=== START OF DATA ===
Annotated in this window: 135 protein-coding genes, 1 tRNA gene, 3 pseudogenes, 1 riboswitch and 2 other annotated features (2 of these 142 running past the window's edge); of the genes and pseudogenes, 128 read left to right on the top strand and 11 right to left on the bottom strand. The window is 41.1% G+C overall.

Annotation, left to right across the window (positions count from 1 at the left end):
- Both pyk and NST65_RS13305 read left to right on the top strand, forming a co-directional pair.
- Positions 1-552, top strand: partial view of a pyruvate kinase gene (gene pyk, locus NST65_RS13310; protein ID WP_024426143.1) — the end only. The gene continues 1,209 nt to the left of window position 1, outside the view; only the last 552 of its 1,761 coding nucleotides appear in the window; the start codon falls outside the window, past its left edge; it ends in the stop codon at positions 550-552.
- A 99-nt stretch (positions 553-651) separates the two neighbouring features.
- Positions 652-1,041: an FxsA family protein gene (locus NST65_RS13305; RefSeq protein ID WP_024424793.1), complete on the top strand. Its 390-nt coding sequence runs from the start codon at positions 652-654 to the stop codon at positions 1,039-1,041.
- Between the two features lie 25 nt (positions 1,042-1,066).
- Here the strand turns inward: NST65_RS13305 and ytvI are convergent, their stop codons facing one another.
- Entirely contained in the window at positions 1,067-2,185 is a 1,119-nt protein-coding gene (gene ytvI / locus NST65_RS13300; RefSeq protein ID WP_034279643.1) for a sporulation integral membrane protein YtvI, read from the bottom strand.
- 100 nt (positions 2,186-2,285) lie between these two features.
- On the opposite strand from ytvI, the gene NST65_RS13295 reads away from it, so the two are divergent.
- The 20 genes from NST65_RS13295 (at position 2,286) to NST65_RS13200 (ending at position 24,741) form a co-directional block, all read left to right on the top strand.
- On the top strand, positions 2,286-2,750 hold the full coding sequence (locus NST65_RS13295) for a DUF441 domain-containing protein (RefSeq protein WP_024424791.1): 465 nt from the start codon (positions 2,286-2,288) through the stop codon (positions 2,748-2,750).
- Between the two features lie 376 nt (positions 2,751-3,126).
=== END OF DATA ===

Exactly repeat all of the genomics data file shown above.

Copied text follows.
Annotated in this window: 135 protein-coding genes, 1 tRNA gene, 3 pseudogenes, 1 riboswitch and 2 other annotated features (2 of these 142 running past the window's edge); of the genes and pseudogenes, 128 read left to right on the top strand and 11 right to left on the bottom strand. The window is 41.1% G+C overall.

Annotation, left to right across the window (positions count from 1 at the left end):
- Both pyk and NST65_RS13305 read left to right on the top strand, forming a co-directional pair.
- Positions 1-552, top strand: partial view of a pyruvate kinase gene (gene pyk, locus NST65_RS13310; protein ID WP_024426143.1) — the end only. The gene continues 1,209 nt to the left of window position 1, outside the view; only the last 552 of its 1,761 coding nucleotides appear in the window; the start codon falls outside the window, past its left edge; it ends in the stop codon at positions 550-552.
- A 99-nt stretch (positions 553-651) separates the two neighbouring features.
- Positions 652-1,041: an FxsA family protein gene (locus NST65_RS13305; RefSeq protein ID WP_024424793.1), complete on the top strand. Its 390-nt coding sequence runs from the start codon at positions 652-654 to the stop codon at positions 1,039-1,041.
- Between the two features lie 25 nt (positions 1,042-1,066).
- Here the strand turns inward: NST65_RS13305 and ytvI are convergent, their stop codons facing one another.
- Entirely contained in the window at positions 1,067-2,185 is a 1,119-nt protein-coding gene (gene ytvI / locus NST65_RS13300; RefSeq protein ID WP_034279643.1) for a sporulation integral membrane protein YtvI, read from the bottom strand.
- 100 nt (positions 2,186-2,285) lie between these two features.
- On the opposite strand from ytvI, the gene NST65_RS13295 reads away from it, so the two are divergent.
- The 20 genes from NST65_RS13295 (at position 2,286) to NST65_RS13200 (ending at position 24,741) form a co-directional block, all read left to right on the top strand.
- On the top strand, positions 2,286-2,750 hold the full coding sequence (locus NST65_RS13295) for a DUF441 domain-containing protein (RefSeq protein WP_024424791.1): 465 nt from the start codon (positions 2,286-2,288) through the stop codon (positions 2,748-2,750).
- Between the two features lie 376 nt (positions 2,751-3,126).